The English rock band Radiohead have recorded over 160 songs since their debut in 1992, most credited to the band as a whole. They have worked with producer Nigel Godrich since 1994. Several of their albums are consistently ranked among the greatest of all time.Radiohead's first album, Pablo Honey (1993), preceded by their breakthrough single "Creep", features a sound reminiscent of alternative rock bands such as the Pixies and Nirvana. The Bends (1995) marked a move toward "anthemic rock", with more cryptic lyrics about social and global topics, and elements of Britpop. OK Computer (1997), the first Radiohead album produced by Godrich, features more abstract lyrics that reflected themes of modern alienation, and subtle, complex and textured songs.Kid A (2000) and Amnesiac (2001), recorded in the same sessions, marked a drastic change in style, incorporating influences from electronic music, 20th-century classical music, krautrock and jazz. Radiohead's sixth album, Hail to the Thief (2003), combines electronic and rock music with lyrics written in response to the War on Terror. Radiohead self-released their seventh album, In Rainbows (2007), as a pay-what-you-want download. It incorporates alternative rock and art pop with more personal, "universal" lyrics. Outtakes from the album were released on In Rainbows Disk 2 (2007). In 2009, Radiohead released two non-album singles: "Harry Patch (In Memory Of)", a tribute to the last surviving World War I soldier Harry Patch, and "These Are My Twisted Words", a free download.Radiohead's eighth album, The King of Limbs (2011), emphasises the rhythm section with extensive samples and loops. The band released four non-album singles in 2011: "Supercollider" and "The Butcher", followed by "The Daily Mail" and "Staircase". After a hiatus, Radiohead recorded a title song for the 2015 James Bond film Spectre, but it was rejected. Their next album, A Moon Shaped Pool (2016), incorporates art rock and ambient music, with string and choral arrangements performed by the London Contemporary Orchestra. In 2017, Radiohead released a deluxe remaster of OK Computer, OKNOTOK 1997 2017, including B-sides and the previously unreleased songs "I Promise", "Man of War", and "Lift".Napster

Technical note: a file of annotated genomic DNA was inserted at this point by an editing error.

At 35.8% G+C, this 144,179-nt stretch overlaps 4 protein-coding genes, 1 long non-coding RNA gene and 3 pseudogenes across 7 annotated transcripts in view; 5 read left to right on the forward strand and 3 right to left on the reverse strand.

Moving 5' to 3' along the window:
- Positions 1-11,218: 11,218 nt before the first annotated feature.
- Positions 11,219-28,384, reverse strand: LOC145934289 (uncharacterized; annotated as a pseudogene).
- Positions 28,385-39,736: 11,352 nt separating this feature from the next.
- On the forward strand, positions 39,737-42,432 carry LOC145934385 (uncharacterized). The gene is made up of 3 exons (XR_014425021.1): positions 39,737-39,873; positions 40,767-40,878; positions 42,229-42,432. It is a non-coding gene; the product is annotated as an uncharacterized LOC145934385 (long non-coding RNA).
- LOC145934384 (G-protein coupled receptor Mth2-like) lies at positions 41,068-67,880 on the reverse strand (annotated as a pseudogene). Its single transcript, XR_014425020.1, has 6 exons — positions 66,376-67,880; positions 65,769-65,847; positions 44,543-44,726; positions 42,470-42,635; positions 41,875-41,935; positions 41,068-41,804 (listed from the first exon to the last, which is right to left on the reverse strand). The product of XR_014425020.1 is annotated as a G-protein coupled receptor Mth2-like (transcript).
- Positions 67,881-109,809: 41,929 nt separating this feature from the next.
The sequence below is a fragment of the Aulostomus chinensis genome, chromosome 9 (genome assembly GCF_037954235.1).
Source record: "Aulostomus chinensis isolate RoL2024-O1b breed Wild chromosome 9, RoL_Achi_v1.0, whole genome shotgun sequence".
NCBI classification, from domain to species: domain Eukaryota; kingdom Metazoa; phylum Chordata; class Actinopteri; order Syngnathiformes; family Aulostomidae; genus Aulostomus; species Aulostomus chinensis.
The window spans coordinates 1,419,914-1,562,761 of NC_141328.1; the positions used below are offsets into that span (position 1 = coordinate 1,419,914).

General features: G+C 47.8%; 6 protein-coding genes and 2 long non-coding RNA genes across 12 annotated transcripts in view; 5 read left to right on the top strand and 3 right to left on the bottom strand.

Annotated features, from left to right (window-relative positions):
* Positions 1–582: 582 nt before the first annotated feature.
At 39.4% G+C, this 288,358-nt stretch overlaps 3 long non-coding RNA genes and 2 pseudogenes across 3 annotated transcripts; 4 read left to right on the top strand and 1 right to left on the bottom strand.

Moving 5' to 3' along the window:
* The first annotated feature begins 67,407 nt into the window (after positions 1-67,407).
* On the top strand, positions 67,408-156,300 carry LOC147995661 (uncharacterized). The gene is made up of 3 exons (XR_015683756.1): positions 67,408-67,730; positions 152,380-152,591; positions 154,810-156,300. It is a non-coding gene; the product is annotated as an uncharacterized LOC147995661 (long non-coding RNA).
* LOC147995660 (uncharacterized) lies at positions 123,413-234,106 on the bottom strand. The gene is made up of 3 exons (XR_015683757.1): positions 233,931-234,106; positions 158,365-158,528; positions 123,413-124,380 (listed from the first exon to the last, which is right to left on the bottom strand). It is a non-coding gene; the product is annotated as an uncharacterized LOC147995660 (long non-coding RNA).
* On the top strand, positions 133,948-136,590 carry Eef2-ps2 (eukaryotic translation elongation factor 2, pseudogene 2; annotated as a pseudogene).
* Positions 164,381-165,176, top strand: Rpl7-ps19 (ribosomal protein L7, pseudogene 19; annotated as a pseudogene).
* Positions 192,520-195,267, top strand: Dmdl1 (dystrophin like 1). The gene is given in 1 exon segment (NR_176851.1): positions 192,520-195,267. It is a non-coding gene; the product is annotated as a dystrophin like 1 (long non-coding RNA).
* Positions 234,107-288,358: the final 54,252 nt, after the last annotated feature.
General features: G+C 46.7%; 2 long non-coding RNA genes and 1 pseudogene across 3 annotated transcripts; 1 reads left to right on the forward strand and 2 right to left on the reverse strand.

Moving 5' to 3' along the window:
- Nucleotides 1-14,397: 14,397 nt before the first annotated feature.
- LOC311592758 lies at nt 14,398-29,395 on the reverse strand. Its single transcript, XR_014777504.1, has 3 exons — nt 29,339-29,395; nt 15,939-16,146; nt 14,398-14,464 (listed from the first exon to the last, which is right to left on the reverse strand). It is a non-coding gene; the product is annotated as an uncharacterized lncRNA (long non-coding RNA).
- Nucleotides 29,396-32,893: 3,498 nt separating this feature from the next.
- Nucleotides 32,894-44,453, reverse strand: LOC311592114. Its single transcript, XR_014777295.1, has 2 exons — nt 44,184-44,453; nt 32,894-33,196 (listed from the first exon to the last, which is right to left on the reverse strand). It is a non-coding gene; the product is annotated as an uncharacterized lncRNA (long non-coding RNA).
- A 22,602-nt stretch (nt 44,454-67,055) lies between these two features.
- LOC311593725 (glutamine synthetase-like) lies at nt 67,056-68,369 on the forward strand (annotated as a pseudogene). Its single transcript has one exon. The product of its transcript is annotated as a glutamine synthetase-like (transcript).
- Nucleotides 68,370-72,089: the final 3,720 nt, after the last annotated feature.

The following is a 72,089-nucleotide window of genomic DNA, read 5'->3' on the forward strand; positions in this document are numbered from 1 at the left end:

Napster is a set of three music-focused online services. It was founded as a pioneering peer-to-peer (P2P) file sharing Internet service that emphasized sharing digital audio files, typically audio songs, encoded in MP3 format. The company ran into legal difficulties over copyright infringement. It ceased operations and was eventually acquired by Roxio. In its second incarnation, Napster became an online music store until it was acquired by Rhapsody from Best Buy on December 1, 2011.
Later, more decentralized projects followed Napster's P2P file-sharing example, such as Gnutella, Freenet, BearShare and Soulseek. Some services, like LimeWire, Scour, Kazaa, Grokster, Madster, and eDonkey2000, were also brought down or changed due to copyright issues.Planet Telex
"Planet Telex" is a song written by Radiohead and is the opening track of their 1995 album The Bends. It was released as a double A-side single with "High and Dry", although receiving far less airplay. Originally known as "Planet Xerox", the title was changed to Telex because Xerox is a trademarked brand name.
"Planet Telex" was the only song written during The Bends' recording session instead of beforehand. It was recorded one night when the band returned to the studio after consuming a great amount of alcohol. Lead singer Thom Yorke did vocals lying down while intoxicated.It is one of the most frequently remixed songs in Radiohead's catalogue. Retrospective reviews have noted that its more atmospheric keyboard-dominated sound, compared to other tracks on The Bends, served as an indication of the band's future sound on albums such as OK Computer and Kid A.
The song is also used by British hip-hop duo Dan le Sac vs Scroobius Pip in their 2008 single "Letter from God to Man"
The opening part of this track was looped and played as background music for the Canadian Broadcasting Corporation's (CBC) TV/radio show Q when it was hosted by Jian Ghomeshi. The music played while the host gave an opening monologue.Purple Rain (film)
Purple Rain is a 1984 American rock musical drama film directed by Albert Magnoli, written by Magnoli and William Blinn, and produced by Robert Cavallo, Joseph Ruffalo and Steven Fargnoli. The film stars Prince in his acting debut playing "The Kid", a quasi-biographical character. Purple Rain was developed to showcase Prince's talents, and the film contains several concert sequences.
The film grossed more than $68 million at the box office in the United States and over $80 million worldwide, thus making a large profit on its $7.2 million budget. The film won an Oscar for Best Original Song Score, the last to receive the award.Quarter Moon in a Ten Cent Town
Quarter Moon in a Ten Cent Town is an album by country music artist Emmylou Harris, released in 1978. The album reached number 3 on the Billboard charts, with three charting singles: "To Daddy" (written by Dolly Parton) at #3, "Two More Bottles of Wine" at #1 (the third #1 of Harris' career), and "Easy from Now On" (co-written by Carlene Carter, and the song from which the album's title comes) at #12. Also featured are "One Paper Kid", a duet with Willie Nelson, and "Leaving Louisiana in the Broad Daylight", which the Oak Ridge Boys would reach #1 with in 1980. The painting used for the album cover is by Susanna Clark.Radiohead
Radiohead are an English rock band formed in Abingdon-on-Thames in 1985. The band consists of Thom Yorke (vocals, guitar, piano, keyboards), brothers Jonny Greenwood (lead guitar, keyboards, other instruments) and Colin Greenwood (bass), Ed O'Brien (guitar, backing vocals) and Philip Selway (drums, percussion). They have worked with producer Nigel Godrich and cover artist Stanley Donwood since 1994.